My career in technology

This is part seven of my exploration of a solution I recently completed, using an event handler to programmatically create and configure a site based on form data provided by users and a site template created and managed by a SharePoint power user.

So far, I have:

  1. set up the requirements to run the event handler
  2. determined whether or not a site needs to be created, and, assuming that need exists…
  3. created the site
  4. created groups for site members to belong to, given those groups permissions, and added members to the groups
  5. added alerts for each of the group members on several lists
  6. added items to a list, based on information provided by the requestor
  7. activated a third-party feature on the new site
  8. modified views on a list, again based on data from the requestor

Whew! That’s a lot! Remember, all of these tasks had previously been done manually for each site. But wait! That’s still not all! “Now how much would you pay for it?” “You still can’t cook a chicken on it!” (Sorry, too much TV as a child. Warped my brain!) Anyway, there is still more to do.

Now it is time to fix the KPI list and fix the navigation.

(Links to the other parts in the series are at the bottom of the post!)

        private void DoAllSiteCreationSteps()
            //Make sure this runs with appropriate privileges to actually run the commands
                //ToDo #1: Create the site
                //make sure the site has finished baking before continuing
                for (int i = 0; i < 30; i++)
                //ToDo #2:  Create the site user groups
                //ToDo #3:  Provision the site with the data about the project type for correct display
                //ToDo #4:  Set the filters for the Eval Factors List in the new site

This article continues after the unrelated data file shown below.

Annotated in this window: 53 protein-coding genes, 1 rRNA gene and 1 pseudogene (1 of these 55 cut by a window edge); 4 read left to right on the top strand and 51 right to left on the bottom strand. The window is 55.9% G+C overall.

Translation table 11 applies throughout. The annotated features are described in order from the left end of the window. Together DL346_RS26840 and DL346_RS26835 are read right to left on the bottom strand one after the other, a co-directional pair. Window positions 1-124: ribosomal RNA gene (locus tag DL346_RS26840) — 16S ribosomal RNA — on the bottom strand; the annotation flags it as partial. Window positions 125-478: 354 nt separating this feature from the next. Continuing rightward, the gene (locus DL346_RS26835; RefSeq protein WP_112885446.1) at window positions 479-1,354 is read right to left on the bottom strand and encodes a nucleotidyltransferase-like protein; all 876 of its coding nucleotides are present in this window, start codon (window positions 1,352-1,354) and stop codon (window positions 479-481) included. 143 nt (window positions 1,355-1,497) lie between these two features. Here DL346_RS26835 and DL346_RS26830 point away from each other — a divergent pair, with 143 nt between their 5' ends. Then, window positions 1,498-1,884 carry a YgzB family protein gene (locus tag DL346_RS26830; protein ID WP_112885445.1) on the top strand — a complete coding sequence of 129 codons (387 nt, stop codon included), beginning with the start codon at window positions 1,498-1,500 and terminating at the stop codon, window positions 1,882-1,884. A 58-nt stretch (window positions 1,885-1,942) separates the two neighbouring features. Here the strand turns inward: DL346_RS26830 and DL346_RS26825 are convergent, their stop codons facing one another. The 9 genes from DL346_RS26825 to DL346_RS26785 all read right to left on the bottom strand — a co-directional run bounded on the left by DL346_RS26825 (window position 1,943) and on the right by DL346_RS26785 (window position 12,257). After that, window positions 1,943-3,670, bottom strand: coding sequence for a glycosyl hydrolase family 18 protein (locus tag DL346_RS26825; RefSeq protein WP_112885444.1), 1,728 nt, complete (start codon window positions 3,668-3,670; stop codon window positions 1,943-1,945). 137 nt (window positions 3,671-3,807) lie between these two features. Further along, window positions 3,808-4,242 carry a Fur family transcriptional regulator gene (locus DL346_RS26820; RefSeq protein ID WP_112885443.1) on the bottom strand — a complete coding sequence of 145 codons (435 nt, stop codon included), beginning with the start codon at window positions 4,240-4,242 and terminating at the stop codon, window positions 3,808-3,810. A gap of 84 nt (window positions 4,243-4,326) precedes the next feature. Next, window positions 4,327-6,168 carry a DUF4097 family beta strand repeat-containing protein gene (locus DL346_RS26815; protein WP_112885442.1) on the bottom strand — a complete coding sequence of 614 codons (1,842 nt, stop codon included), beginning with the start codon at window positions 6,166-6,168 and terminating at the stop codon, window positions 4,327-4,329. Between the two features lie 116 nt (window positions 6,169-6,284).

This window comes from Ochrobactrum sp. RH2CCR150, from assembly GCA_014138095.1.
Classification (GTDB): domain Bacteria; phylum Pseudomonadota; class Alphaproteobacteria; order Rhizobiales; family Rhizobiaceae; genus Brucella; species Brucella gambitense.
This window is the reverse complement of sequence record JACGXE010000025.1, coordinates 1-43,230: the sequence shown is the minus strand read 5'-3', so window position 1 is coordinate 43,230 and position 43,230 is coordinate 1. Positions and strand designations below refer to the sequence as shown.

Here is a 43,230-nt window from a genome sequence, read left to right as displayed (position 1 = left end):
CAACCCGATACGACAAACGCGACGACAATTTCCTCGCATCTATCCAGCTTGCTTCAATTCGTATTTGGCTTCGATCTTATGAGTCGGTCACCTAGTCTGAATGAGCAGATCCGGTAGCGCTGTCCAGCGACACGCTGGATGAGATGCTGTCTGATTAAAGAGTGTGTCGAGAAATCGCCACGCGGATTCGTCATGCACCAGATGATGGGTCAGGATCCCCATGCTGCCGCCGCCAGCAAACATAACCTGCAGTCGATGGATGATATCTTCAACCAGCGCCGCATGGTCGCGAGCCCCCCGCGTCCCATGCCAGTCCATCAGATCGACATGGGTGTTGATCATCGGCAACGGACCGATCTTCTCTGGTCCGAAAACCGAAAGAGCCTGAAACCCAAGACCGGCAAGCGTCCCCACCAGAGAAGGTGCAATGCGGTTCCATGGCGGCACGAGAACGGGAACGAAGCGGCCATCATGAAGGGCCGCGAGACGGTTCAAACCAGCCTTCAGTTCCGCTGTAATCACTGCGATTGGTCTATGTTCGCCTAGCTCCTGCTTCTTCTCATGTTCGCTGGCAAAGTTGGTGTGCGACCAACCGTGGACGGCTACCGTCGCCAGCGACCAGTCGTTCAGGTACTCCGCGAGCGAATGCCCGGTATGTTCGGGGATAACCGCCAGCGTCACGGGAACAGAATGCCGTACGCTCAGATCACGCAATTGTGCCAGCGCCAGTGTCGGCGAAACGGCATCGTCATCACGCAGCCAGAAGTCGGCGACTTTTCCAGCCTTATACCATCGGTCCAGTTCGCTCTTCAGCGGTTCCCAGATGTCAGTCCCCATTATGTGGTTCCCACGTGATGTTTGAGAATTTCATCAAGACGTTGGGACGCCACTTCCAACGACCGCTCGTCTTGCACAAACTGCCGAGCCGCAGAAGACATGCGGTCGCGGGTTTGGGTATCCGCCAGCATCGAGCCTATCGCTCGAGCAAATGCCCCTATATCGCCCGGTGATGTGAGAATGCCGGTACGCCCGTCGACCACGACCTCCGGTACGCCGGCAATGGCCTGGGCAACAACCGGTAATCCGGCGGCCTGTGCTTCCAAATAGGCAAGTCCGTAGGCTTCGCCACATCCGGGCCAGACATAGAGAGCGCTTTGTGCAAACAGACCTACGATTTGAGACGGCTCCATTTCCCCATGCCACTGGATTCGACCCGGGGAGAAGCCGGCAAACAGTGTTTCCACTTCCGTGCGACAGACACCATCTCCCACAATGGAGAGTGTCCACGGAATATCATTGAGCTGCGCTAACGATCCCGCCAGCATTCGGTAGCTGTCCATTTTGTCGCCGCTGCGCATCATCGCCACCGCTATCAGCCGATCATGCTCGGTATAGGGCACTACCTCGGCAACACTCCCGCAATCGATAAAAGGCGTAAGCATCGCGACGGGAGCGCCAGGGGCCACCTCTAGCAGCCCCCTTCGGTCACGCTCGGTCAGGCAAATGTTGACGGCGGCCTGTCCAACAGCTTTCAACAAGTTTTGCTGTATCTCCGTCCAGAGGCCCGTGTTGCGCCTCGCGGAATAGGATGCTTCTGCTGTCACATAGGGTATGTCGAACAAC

//ToDo #5:  When a site is created from the template, the KPI List points to the template.  Change the KPIs to get their data from the site in which it resides.
                //ToDo #6:  Fix the top nav so it matches parent site

Having fixed the filters on the views of the Evaluation Factors, it is time to set those views as the source for the KPI indicators on the KPI List.

The KPI List is a special “custom list” for displaying KPIs. For each item in the list, you point it at another list, pick which view of the list you want to work with, and what your success criteria are. In this case, the KPIs indicate the completion rate of items for each of the project phases, so the data sources for the KPIs are supposed to be the views of the Evaluation Factors list. When a certain percentage of factors have been successfully completed, the indicator for that phase moves from red to yellow, or from yellow to green.

Unfortunately for this project, the data source URL is not relative, it is a full URL. So when the data sources are configured on the template site and the template is saved from that site, the KPI lists in new sites built from the template all point back to the Evaluation Factors on the template site.

Here’s a metaphor (I love metaphors): I’m giving a class on using a wristwatch (since no one wears them anymore, everyone uses their cell phone or PDA). I tell the students, “When I ask you ‘Where do you wear your watch?’, you respond ‘On my left wrist.'” I go down the line and ask each student, “Where do you wear your watch?”, and each one replies “On Jim’s left wrist.” That’s what’s happening in the site templates (students) – they are all looking at the template site (my wrist) for their data. And no matter how many factors have been completed successfully on a new site, the KPIs remain in red status, since factors on the template site are never modified to show as completed!

The old way of doing things, as I explained in the first post in the series, was that the power user went to the new site and manually reset the data sources of the indicators. The goal is to automate all those manual processes.

Let’s take a look at how to use code to reset the KPI’s data source.

        private void DoFixKPIListEntries()
                // In the template is a list of KPIs in the KPI list